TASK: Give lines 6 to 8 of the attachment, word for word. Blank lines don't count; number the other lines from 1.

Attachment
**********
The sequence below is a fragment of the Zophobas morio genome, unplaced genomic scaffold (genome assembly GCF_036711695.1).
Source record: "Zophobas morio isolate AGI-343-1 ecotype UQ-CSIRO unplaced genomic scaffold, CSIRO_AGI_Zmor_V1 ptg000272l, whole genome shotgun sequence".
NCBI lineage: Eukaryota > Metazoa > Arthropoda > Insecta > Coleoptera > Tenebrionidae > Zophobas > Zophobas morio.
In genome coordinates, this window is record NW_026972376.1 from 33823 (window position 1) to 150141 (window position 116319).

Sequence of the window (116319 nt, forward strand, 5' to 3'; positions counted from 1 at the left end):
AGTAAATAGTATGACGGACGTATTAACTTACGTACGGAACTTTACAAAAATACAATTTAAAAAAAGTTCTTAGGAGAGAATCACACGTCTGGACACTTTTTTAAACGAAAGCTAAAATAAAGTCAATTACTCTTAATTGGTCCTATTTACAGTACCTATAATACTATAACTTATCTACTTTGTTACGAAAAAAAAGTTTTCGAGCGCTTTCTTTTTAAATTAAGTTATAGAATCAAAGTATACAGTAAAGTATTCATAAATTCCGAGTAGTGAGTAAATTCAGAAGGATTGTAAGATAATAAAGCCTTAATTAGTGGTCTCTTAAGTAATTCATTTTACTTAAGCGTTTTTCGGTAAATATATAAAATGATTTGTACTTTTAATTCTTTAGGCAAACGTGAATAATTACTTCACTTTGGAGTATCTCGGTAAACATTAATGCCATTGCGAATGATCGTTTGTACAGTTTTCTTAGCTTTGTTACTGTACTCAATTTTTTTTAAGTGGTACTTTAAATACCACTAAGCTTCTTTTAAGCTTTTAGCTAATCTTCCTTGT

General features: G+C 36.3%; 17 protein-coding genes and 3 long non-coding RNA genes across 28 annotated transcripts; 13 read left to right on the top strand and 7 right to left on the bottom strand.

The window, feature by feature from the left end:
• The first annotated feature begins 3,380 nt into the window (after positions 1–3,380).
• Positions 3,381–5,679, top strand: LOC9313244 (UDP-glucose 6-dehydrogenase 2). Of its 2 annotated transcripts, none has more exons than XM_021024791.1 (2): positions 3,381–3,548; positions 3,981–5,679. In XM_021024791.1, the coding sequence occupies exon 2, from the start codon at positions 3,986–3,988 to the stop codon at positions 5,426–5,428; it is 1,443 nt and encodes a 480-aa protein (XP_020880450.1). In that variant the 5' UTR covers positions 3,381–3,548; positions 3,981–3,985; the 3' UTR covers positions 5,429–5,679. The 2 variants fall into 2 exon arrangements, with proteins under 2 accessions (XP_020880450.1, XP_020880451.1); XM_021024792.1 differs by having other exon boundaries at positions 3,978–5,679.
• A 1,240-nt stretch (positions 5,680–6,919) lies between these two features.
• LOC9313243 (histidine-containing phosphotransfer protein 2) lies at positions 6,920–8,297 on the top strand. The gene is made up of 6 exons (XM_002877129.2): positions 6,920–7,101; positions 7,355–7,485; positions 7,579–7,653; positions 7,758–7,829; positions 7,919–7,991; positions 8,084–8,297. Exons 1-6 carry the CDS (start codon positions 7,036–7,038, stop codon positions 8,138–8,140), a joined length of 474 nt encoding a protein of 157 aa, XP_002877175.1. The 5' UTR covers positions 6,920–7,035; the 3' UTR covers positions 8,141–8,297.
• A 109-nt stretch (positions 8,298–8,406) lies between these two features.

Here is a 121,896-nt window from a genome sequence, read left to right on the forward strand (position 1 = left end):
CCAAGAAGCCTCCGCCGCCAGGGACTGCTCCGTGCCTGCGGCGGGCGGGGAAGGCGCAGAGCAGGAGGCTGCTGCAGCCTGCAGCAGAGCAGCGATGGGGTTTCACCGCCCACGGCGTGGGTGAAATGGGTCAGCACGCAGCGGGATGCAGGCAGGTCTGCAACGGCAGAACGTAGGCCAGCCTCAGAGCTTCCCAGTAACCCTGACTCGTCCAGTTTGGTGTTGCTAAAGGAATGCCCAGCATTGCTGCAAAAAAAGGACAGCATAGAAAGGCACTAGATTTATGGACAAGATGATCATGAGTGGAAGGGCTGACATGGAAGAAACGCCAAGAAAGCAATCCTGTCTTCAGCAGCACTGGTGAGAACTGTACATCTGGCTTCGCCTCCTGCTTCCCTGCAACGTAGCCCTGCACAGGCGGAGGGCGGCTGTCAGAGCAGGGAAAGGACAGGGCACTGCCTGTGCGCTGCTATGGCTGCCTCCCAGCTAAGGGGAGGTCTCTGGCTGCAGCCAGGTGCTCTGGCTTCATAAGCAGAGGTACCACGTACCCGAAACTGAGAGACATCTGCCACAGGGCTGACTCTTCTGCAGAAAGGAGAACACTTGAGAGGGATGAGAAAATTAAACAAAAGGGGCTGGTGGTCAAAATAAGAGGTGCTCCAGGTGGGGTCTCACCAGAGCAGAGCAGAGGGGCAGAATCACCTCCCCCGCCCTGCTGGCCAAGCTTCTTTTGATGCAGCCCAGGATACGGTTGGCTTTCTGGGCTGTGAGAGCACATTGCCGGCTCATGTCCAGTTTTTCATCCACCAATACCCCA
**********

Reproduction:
AGTAAATAGTATGACGGACGTATTAACTTACGTACGGAACTTTACAAAAATACAATTTAAAAAAAGTTCTTAGGAGAGAATCACACGTCTGGACACTTTTTTAAACGAAAGCTAAAATAAAGTCAATTACTCTTAATTGGTCCTATTTACAGTACCTATAATACTATAACTTATCTACTTTGTTACGAAAAAAAAGTTTTCGAGCGCTTTCTTTTTAAATTAAGTTATAGAATCAAAGTATACAGTAAAGTATTCATAAATTCCGAGTAGTGAGTAAATTCAGAAGGATTGTAAGATAATAAAGCCTTAATTAGTGGTCTCTTAAGTAATTCATTTTACTTAAGCGTTTTTCGGTAAATATATAAAATGATTTGTACTTTTAATTCTTTAGGCAAACGTGAATAATTACTTCACTTTGGAGTATCTCGGTAAACATTAATGCCATTGCGAATGATCGTTTGTACAGTTTTCTTAGCTTTGTTACTGTACTCAATTTTTTTTAAGTGGTACTTTAAATACCACTAAGCTTCTTTTAAGCTTTTAGCTAATCTTCCTTGT

General features: G+C 36.3%; 17 protein-coding genes and 3 long non-coding RNA genes across 28 annotated transcripts; 13 read left to right on the top strand and 7 right to left on the bottom strand.

The window, feature by feature from the left end: